PETALING JAYA: Malaysia is taking a firm stance against human trafficking and illegal border-crossings and its policies should not be in the direction of enabling traffickers, says MCA International Communication and Diplomacy bureau chairman Dr Tee Ching Seng (pic).
He said there was a need to understand that Malaysia had already pulled out all the stops to assist refugees in the Rohingya crisis and the country was unable to shoulder the colossal burden alone.
“We urge Malaysia’s biggest critics, namely developed countries and humanitarian organisations, to stop hijacking the narrative.
“May we suggest that you, the critics, employ a more constructive approach, and share our burden by taking in 200,000 Rohingya refugees, ” he said in a statement yesterday.
On Friday, Prime Minister Tan Sri Muhyiddin Yassin said that Asean must find an effective solution for the Rakhine state crisis as Malaysia could no longer accept refugees as its resources and capacity were already stretched.
Muhyiddin called on the United Nations High Commissioner for Refugees (UNHCR) to work closely with the grouping to expedite the resettlement process of UNHCR cardholders to third countries as the spillover effects of the crisis continue to impact the region.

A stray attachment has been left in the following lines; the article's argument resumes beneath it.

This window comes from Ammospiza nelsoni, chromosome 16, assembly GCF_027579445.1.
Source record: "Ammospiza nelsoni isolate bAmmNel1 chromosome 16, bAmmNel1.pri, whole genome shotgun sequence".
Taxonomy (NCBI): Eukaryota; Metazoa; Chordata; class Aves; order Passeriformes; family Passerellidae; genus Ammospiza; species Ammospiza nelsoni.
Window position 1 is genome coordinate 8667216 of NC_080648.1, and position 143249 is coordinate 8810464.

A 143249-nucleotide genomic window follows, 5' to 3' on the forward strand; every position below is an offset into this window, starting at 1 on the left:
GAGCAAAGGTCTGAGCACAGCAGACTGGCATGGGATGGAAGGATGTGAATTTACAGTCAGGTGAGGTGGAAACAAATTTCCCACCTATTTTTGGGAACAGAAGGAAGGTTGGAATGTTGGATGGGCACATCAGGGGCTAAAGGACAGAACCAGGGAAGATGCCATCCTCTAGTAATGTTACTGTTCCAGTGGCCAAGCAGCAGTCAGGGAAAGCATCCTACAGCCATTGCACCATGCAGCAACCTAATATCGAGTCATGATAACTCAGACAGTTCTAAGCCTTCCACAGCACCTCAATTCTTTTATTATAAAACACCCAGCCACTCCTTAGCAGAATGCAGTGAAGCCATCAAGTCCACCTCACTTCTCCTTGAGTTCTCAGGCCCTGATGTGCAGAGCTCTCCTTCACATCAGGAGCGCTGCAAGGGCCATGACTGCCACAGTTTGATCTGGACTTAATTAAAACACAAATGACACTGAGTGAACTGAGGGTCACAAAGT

Tee said due to the Covid-19 outbreak, the Prime Minister’s first priority was to address Malaysia’s own dwindling resources and mitigating the resulting economic impact.
He also concurred with the Prime Minister’s call for the UNHCR to expedite the resettlement process of Rohingya refugees to third countries with advanced economies which can accommodate the refugees better.
“Moreover, other than human trafficking and illegal entries, we should not ignore the possibility of terrorists masquerading as refugees to gain access into our borders.
“These terror cells often do their recruitment among other refugees and it poses a threat to our national security, ” said Tee.
Muhyiddin had said that Malaysia was unfairly expected to do more to accommodate incoming refugees.
“Despite Malaysia not being party to the 1951 Refugee Convention and the 1967 Protocol Relating to the Status of Refugees, we have provided humanitarian assistance to the Rohingya refugees and other refugees from Myanmar.
“But this situation cannot continue forever, ” he said during the 36th Asean Summit, which was held virtually for the first time across
10 cities in the region due to the Covid-19 pandemic.
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